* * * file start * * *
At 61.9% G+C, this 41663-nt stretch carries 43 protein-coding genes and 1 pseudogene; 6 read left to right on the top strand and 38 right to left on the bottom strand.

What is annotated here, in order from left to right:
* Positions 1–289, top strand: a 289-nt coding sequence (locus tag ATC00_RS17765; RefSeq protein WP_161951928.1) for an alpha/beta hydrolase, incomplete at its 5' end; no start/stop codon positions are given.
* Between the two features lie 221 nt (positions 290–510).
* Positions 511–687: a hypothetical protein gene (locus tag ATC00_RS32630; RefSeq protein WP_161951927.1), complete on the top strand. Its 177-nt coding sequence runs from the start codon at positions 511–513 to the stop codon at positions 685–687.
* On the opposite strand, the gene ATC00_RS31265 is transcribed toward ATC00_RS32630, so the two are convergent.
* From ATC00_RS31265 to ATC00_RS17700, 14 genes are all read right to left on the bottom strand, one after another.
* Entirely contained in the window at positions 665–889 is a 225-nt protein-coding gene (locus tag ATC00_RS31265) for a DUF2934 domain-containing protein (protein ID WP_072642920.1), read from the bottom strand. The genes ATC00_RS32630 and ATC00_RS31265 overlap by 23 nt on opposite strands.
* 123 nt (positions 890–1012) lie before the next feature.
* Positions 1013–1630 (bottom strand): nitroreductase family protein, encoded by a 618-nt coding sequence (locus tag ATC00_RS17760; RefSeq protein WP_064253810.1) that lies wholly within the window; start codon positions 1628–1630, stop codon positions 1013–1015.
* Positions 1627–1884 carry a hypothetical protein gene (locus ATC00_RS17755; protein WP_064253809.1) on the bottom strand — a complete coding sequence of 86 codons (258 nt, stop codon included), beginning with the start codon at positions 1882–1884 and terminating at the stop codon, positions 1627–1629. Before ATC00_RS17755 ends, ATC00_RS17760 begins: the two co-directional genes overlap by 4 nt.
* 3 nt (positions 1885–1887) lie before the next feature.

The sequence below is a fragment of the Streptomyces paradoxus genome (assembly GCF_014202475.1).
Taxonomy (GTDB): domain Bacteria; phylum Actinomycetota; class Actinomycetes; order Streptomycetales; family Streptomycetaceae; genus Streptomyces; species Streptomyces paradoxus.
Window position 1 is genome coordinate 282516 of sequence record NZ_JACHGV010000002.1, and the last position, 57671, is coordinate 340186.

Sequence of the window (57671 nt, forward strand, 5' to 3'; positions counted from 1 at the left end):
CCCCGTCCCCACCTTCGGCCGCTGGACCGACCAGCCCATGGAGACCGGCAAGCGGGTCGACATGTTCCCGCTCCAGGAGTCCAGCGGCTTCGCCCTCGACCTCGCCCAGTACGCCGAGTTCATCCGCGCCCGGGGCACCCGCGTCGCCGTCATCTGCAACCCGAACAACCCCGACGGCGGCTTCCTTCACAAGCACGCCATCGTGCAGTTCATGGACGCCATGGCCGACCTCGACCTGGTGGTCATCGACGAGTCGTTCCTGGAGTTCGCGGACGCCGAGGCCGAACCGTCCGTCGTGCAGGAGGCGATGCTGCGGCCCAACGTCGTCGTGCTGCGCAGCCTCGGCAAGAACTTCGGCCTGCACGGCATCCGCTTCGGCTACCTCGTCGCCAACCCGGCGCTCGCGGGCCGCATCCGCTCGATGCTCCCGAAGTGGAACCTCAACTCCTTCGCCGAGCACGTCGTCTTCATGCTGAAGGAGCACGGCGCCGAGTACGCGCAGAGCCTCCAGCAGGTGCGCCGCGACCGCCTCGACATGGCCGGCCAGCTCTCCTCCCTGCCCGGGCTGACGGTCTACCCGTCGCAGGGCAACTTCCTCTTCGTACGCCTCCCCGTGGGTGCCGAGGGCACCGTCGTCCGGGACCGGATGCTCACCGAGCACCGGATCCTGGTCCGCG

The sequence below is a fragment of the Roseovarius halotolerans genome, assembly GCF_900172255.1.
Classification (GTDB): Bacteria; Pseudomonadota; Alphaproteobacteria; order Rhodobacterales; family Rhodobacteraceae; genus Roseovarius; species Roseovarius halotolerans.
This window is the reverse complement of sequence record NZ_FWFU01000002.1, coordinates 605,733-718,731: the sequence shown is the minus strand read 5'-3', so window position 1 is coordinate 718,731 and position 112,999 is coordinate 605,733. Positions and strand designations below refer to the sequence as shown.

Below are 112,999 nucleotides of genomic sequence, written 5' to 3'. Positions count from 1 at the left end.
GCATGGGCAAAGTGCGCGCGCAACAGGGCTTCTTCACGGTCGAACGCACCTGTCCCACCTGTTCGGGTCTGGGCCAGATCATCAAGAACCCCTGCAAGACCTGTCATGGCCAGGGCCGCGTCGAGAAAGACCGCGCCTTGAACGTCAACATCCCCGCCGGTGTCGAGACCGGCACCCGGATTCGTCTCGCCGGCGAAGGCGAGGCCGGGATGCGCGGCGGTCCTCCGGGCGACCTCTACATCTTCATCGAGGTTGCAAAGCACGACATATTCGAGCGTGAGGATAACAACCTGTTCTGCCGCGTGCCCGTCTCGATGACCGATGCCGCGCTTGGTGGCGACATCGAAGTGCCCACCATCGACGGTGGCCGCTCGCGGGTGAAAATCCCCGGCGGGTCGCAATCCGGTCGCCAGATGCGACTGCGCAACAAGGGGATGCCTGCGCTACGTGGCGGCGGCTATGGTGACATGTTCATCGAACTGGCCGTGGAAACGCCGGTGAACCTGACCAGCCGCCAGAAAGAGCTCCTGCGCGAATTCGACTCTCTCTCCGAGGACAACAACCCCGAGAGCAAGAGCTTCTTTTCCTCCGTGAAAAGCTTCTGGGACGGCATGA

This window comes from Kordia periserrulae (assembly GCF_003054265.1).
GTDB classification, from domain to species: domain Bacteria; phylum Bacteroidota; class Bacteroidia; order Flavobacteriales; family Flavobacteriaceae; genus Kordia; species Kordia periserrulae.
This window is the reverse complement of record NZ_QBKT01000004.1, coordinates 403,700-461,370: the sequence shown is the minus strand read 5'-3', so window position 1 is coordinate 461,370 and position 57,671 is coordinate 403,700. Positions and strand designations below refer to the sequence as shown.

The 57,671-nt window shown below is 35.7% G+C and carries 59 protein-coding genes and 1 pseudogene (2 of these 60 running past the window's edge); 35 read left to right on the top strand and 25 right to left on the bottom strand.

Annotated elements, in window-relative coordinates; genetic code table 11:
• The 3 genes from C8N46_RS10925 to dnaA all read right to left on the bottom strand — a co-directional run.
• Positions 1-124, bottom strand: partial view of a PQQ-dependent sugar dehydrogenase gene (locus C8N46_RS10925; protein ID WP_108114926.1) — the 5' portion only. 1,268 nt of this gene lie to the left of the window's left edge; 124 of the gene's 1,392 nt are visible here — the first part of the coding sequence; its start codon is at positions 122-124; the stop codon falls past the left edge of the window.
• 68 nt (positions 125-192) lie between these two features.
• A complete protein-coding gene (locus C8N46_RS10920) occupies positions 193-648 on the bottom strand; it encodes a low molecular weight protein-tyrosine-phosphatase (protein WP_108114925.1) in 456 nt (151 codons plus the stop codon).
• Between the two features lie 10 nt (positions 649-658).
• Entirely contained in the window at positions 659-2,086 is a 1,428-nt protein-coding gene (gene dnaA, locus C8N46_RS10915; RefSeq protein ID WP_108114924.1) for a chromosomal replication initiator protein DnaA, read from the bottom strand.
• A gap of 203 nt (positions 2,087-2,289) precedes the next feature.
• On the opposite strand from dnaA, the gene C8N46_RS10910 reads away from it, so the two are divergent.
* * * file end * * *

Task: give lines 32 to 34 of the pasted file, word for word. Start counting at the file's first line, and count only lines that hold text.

• Between the two features lie 10 nt (positions 649-658).
• Entirely contained in the window at positions 659-2,086 is a 1,428-nt protein-coding gene (gene dnaA, locus C8N46_RS10915; RefSeq protein ID WP_108114924.1) for a chromosomal replication initiator protein DnaA, read from the bottom strand.
• A gap of 203 nt (positions 2,087-2,289) precedes the next feature.